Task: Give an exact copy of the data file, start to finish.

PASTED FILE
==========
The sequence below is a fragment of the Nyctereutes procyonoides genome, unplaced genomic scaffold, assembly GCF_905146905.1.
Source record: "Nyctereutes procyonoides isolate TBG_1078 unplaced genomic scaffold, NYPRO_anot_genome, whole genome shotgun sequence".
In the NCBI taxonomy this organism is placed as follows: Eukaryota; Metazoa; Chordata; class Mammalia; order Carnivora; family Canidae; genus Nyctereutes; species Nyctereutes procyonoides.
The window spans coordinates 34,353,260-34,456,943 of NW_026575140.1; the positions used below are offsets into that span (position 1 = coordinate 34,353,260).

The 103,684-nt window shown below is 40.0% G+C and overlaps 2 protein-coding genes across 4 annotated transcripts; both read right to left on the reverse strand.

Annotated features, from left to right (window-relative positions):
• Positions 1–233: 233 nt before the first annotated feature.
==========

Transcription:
The sequence below is a fragment of the Nyctereutes procyonoides genome, unplaced genomic scaffold, assembly GCF_905146905.1.
Source record: "Nyctereutes procyonoides isolate TBG_1078 unplaced genomic scaffold, NYPRO_anot_genome, whole genome shotgun sequence".
In the NCBI taxonomy this organism is placed as follows: Eukaryota; Metazoa; Chordata; class Mammalia; order Carnivora; family Canidae; genus Nyctereutes; species Nyctereutes procyonoides.
The window spans coordinates 34,353,260-34,456,943 of NW_026575140.1; the positions used below are offsets into that span (position 1 = coordinate 34,353,260).

The 103,684-nt window shown below is 40.0% G+C and overlaps 2 protein-coding genes across 4 annotated transcripts; both read right to left on the reverse strand.

Annotated features, from left to right (window-relative positions):
• Positions 1–233: 233 nt before the first annotated feature.